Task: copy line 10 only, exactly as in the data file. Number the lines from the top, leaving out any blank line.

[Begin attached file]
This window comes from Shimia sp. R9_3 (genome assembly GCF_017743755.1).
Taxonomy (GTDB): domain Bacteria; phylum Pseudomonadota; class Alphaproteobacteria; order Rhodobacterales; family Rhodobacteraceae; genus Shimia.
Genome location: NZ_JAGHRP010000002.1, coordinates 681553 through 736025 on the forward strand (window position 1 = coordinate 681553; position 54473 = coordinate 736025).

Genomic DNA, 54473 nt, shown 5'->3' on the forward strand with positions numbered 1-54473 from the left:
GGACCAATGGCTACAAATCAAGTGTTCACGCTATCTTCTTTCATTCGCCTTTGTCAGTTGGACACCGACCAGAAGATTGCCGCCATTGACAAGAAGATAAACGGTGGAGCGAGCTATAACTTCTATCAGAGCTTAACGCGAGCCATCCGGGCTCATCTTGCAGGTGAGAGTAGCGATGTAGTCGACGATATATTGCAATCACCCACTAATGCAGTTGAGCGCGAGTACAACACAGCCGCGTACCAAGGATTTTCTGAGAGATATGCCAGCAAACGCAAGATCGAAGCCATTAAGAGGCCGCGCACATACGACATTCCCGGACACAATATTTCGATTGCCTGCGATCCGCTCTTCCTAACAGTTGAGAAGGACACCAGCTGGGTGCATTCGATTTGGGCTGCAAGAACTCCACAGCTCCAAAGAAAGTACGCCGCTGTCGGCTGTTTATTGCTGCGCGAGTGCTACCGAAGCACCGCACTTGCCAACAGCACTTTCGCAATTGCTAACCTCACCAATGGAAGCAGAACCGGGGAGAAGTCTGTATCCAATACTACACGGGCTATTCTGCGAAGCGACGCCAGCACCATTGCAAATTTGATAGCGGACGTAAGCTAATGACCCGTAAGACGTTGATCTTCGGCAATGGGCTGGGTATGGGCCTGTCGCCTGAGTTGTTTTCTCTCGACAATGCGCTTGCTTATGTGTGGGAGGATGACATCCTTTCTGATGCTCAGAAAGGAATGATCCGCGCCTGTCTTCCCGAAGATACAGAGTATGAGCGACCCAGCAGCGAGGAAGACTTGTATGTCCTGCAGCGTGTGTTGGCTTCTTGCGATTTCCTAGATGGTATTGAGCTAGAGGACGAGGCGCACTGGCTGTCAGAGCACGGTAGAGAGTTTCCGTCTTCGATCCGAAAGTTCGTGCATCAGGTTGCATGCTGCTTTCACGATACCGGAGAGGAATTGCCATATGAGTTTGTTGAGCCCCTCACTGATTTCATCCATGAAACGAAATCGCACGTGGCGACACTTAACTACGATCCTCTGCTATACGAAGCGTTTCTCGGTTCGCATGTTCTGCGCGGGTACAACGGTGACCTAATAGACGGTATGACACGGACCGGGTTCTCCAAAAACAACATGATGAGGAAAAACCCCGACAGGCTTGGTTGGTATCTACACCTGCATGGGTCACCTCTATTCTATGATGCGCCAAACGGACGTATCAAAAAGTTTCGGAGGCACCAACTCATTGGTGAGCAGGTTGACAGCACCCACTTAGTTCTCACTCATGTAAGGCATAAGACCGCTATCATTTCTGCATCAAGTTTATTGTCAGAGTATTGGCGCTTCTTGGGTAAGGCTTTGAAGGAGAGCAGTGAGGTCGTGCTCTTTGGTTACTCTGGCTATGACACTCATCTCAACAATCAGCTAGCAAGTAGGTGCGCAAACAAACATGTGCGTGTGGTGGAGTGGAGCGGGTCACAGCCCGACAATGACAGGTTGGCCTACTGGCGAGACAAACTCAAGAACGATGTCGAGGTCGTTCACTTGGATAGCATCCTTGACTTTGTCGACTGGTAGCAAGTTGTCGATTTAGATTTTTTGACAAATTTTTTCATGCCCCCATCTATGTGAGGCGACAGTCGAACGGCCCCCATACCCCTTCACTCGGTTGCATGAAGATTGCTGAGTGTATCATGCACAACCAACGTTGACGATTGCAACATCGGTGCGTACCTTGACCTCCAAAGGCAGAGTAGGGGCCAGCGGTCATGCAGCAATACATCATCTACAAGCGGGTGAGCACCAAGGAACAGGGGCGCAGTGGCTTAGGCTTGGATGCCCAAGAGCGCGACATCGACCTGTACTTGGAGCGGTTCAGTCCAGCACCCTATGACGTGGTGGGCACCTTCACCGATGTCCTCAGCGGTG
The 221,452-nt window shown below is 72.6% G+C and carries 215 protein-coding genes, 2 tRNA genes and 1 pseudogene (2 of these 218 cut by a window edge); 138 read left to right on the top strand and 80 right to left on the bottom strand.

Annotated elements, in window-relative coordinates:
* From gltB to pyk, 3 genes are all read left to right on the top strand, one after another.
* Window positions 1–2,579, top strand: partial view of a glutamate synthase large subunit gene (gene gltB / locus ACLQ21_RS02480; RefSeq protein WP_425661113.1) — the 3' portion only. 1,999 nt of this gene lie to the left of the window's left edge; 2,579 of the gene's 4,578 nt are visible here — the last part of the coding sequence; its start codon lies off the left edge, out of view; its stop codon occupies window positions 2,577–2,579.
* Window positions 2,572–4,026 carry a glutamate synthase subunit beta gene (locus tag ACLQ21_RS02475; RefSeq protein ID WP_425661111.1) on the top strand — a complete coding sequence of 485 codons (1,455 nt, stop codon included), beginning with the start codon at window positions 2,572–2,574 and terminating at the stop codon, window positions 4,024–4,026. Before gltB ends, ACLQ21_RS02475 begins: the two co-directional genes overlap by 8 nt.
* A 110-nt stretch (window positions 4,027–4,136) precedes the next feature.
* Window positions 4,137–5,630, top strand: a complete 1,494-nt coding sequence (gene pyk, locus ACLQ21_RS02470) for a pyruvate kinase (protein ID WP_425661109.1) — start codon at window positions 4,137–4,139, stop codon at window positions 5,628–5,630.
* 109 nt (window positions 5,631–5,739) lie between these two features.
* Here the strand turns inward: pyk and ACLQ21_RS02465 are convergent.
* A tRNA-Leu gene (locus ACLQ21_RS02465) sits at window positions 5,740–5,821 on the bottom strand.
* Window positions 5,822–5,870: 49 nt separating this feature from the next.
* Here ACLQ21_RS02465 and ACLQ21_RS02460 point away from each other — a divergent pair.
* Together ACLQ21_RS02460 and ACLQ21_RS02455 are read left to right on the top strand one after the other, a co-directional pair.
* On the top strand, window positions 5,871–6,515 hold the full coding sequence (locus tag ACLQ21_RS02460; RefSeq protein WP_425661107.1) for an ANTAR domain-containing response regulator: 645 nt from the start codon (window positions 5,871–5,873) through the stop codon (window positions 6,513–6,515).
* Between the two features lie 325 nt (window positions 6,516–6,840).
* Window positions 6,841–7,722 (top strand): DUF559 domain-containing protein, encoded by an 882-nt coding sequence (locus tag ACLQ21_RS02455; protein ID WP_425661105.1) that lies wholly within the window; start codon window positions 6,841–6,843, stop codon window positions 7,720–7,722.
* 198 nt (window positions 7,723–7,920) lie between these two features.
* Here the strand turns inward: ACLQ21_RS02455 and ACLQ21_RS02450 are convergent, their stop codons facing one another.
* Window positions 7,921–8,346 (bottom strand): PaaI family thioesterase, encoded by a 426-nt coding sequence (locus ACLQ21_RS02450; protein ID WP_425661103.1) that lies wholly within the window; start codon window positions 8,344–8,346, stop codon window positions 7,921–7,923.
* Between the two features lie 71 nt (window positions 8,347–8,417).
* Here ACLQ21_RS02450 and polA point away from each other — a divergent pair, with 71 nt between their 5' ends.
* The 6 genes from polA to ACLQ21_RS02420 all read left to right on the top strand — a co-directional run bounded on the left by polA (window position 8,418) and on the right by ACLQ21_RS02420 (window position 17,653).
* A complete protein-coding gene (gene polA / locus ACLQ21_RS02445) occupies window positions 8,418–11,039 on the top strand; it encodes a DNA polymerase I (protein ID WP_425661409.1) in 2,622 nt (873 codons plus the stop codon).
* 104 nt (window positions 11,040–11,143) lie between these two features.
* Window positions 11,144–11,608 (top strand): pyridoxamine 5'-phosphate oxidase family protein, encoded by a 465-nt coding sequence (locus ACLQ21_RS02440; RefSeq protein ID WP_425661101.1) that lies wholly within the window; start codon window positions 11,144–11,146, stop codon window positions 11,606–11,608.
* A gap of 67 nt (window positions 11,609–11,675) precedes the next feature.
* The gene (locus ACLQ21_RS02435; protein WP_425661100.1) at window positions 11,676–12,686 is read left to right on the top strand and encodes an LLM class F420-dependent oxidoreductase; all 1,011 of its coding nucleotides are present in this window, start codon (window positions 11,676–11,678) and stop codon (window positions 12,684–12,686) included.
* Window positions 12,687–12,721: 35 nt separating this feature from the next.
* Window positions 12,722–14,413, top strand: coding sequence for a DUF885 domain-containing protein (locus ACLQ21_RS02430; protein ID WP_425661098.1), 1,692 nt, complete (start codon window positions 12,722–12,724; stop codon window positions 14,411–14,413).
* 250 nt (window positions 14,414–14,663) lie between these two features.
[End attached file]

* Window positions 2,572–4,026 carry a glutamate synthase subunit beta gene (locus tag ACLQ21_RS02475; RefSeq protein ID WP_425661111.1) on the top strand — a complete coding sequence of 485 codons (1,455 nt, stop codon included), beginning with the start codon at window positions 2,572–2,574 and terminating at the stop codon, window positions 4,024–4,026. Before gltB ends, ACLQ21_RS02475 begins: the two co-directional genes overlap by 8 nt.